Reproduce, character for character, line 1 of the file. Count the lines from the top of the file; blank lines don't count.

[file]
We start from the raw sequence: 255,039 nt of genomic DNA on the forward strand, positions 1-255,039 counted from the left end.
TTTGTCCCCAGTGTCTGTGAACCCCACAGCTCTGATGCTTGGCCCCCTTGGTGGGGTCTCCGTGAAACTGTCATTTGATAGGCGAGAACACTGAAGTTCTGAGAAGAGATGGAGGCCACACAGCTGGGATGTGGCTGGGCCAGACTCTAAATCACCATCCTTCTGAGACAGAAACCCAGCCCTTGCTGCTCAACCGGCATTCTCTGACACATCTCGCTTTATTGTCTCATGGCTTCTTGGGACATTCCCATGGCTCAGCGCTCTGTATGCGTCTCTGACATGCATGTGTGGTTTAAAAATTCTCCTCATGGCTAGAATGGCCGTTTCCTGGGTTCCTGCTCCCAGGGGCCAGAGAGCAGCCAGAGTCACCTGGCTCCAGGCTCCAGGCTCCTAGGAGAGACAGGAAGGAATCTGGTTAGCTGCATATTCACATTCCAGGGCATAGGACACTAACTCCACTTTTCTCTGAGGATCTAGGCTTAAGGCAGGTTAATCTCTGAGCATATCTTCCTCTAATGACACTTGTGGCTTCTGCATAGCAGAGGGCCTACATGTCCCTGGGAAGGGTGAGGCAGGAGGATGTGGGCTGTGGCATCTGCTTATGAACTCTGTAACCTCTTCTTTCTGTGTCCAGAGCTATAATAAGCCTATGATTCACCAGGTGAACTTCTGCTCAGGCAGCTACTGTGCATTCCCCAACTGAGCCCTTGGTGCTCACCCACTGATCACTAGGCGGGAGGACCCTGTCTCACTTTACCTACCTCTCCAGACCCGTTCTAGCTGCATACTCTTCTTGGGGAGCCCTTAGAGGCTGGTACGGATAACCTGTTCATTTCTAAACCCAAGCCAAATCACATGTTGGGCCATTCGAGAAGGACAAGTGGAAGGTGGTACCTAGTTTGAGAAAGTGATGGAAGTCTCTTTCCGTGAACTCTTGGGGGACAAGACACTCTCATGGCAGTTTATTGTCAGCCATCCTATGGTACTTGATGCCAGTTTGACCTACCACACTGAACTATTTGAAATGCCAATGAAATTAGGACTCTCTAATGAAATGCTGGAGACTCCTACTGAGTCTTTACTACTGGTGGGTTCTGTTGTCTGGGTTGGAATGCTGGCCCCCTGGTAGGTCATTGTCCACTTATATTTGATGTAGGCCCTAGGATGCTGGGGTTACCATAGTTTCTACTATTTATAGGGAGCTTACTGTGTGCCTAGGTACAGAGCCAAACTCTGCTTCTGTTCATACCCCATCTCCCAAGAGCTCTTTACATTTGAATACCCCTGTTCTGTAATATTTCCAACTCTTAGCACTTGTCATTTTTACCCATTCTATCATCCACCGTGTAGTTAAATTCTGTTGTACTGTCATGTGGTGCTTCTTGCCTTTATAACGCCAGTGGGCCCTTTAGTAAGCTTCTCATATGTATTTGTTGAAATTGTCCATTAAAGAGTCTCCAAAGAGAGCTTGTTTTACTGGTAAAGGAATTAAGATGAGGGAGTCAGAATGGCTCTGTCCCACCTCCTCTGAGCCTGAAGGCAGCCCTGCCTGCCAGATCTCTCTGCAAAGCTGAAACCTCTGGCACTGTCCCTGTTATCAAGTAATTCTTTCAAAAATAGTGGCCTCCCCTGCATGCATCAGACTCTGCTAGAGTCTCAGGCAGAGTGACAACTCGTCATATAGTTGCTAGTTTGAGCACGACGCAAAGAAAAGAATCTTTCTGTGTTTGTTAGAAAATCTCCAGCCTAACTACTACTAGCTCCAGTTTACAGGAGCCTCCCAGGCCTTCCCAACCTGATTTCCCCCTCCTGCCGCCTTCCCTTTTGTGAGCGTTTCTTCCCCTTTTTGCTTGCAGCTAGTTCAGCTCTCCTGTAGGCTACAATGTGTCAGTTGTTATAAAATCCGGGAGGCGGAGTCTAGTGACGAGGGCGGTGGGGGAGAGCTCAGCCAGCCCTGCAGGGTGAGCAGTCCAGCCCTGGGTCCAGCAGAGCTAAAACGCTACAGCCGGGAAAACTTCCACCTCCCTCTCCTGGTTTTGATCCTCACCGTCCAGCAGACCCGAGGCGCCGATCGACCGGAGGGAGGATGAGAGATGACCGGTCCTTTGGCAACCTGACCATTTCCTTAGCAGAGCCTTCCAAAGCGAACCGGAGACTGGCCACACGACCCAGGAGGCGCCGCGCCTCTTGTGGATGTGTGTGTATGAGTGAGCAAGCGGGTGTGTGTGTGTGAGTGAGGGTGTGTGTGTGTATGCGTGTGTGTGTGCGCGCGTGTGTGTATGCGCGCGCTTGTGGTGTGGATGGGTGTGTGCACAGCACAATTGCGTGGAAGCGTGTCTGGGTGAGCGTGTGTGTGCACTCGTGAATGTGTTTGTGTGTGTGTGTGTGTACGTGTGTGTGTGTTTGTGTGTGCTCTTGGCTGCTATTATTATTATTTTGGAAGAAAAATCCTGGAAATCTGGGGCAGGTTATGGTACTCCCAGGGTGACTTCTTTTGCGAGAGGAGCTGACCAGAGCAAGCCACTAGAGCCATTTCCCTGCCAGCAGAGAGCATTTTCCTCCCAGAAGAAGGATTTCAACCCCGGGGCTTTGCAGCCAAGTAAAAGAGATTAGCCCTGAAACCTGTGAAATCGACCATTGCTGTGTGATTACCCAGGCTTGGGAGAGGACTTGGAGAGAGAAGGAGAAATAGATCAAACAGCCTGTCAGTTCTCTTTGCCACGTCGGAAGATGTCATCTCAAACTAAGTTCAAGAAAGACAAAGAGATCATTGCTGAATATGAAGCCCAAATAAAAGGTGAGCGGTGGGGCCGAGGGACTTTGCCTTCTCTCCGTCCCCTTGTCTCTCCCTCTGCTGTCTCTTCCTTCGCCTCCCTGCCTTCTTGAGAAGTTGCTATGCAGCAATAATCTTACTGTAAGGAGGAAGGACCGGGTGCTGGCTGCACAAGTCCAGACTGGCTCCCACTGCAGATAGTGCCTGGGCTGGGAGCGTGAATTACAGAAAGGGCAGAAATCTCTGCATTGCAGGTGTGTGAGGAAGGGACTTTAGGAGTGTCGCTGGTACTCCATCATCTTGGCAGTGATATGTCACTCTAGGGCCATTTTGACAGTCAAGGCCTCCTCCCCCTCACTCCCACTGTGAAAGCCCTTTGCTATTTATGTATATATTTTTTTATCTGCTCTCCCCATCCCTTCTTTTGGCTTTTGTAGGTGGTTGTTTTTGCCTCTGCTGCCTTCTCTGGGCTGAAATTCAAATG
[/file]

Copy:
We start from the raw sequence: 255,039 nt of genomic DNA on the forward strand, positions 1-255,039 counted from the left end.